Sheng puerhs are frequently aged for many years, or even decades.

A finished puerh cake on display at a stall.

Okay, so now that we’ve looked at the main tea processing methods, how do these methods look on specific types of tea?

White Tea

White tea is the least processed type of tea and is produced using the youngest buds or leaves of the tea plant. Only minimal withering occurs before the oxidation process is halted by drying the leaves as quickly as possible.

As it has such minimal tea processing, white teas frequently possess some of the most delicate tastes of any tea type. Care must be taken when steeping not to burn the leaves.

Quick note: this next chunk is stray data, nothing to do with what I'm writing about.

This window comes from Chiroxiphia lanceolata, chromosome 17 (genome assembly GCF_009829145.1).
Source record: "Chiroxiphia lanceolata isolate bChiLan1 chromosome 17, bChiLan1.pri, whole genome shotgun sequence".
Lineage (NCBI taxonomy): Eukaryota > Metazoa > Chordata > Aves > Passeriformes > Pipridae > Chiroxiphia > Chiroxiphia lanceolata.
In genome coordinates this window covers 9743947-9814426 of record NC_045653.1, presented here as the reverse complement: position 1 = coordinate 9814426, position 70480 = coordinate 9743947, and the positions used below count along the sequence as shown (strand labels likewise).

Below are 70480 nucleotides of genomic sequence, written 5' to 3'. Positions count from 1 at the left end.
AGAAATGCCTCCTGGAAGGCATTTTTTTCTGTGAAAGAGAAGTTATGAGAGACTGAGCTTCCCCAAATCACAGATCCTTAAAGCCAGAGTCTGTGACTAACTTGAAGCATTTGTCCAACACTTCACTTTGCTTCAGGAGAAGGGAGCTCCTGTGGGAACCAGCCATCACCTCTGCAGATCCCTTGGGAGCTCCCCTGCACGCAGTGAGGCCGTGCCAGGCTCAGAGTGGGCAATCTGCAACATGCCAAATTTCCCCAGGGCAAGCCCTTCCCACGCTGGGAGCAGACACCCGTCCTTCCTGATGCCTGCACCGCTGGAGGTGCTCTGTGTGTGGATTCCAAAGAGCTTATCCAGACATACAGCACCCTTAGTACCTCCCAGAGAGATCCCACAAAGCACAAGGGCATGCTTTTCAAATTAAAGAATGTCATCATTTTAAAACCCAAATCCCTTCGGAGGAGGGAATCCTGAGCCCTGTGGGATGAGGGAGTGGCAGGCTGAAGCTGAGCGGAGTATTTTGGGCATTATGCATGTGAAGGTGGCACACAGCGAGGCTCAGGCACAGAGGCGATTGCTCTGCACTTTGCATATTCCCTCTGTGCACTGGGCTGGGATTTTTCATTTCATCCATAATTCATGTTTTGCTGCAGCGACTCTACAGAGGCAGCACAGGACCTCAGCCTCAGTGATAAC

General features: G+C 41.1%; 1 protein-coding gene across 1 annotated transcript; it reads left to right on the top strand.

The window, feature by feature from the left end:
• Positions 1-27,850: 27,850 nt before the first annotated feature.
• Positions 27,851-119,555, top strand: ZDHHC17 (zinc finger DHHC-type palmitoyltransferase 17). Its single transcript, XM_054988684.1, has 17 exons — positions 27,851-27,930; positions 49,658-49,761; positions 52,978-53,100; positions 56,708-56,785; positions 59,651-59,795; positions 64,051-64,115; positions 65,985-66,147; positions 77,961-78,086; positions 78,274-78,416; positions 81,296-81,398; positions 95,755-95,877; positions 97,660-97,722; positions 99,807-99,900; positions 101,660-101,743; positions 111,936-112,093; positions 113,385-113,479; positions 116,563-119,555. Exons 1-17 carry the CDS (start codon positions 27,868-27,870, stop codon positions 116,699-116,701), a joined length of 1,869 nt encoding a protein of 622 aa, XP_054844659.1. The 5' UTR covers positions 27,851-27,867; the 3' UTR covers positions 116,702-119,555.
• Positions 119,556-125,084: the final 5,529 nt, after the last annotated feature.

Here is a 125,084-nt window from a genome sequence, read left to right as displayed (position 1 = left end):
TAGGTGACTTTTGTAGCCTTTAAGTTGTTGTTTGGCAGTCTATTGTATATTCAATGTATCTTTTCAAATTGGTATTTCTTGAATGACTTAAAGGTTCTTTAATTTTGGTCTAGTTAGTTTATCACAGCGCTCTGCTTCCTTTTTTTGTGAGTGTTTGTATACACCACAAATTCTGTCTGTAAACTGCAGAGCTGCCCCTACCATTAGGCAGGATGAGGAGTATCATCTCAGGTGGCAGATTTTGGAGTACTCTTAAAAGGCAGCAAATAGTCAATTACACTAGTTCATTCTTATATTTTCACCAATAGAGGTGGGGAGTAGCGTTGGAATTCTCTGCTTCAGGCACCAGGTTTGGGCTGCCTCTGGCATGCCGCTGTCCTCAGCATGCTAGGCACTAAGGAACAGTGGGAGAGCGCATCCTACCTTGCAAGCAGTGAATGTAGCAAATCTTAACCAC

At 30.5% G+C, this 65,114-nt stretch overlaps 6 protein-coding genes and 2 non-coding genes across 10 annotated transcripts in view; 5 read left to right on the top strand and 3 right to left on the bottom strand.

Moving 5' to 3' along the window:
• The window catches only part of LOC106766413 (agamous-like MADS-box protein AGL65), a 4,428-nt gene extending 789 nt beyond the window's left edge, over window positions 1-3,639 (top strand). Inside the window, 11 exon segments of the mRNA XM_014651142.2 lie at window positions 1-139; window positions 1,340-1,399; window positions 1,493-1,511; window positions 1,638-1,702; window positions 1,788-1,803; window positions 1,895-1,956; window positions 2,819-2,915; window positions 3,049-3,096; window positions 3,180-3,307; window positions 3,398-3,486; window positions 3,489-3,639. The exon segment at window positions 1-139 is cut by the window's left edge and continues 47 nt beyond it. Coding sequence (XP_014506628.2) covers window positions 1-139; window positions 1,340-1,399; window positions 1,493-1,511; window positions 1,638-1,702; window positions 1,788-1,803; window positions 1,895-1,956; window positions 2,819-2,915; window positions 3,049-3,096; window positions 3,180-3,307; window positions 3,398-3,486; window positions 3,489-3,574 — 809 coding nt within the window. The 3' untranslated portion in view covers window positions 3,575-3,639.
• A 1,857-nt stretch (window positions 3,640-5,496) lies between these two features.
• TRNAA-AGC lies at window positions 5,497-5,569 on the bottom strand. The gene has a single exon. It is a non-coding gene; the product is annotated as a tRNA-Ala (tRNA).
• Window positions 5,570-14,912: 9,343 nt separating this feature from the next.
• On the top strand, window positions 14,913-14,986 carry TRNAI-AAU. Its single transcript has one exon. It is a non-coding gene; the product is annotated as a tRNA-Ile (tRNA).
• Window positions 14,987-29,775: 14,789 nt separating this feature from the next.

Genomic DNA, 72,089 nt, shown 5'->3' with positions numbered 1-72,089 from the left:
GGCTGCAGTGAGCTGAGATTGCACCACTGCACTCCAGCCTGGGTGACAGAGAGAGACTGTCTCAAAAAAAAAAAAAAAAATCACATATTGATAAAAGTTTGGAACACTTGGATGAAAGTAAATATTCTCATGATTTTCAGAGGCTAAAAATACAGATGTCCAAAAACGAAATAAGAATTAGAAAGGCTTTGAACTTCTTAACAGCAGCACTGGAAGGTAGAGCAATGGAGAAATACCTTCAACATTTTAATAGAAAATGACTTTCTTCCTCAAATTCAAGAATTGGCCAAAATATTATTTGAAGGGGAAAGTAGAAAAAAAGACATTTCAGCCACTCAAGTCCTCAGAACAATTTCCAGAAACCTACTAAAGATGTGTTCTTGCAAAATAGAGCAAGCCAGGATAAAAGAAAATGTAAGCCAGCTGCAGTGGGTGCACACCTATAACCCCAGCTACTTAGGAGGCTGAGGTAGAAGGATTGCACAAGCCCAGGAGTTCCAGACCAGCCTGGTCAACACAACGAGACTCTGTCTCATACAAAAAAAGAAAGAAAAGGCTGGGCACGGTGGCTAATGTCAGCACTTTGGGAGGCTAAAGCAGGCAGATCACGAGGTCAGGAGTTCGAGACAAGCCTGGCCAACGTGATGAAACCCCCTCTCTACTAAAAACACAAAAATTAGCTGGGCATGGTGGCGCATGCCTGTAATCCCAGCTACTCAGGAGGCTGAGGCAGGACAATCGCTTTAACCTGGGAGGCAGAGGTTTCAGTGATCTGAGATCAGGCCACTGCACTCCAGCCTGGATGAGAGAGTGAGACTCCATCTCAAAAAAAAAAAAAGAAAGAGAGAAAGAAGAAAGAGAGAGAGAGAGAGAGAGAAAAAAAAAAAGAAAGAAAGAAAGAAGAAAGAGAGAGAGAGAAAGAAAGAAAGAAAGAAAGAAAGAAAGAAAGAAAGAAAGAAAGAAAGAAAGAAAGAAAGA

Green Tea

In green tea processing, producers immediately steam or fire the fresh tea leaves, before drying them for preservation. As green tea requires much less oxidation than black tea, the oxidation process is stopped altogether by applying heat soon after picking. While Japanese producers will use steam to do this, traditionally Chinese producers cook the leaves in a hot pan.

During this process, the tea master controls the amount of heat and the time taken. Tea leaves are finally left to dry as loose tea, and are sometimes rolled tightly into balls. This produces what is known as a gunpowder-style green tea.

Green tea is processed within one to two days of harvesting, and variations in heat, rolling, and drying will impact its overall flavour.

The tea processing methods for creating green tea are thought to be the earliest created, making green tea the earliest known form of tea that remains popular today.

Yellow Tea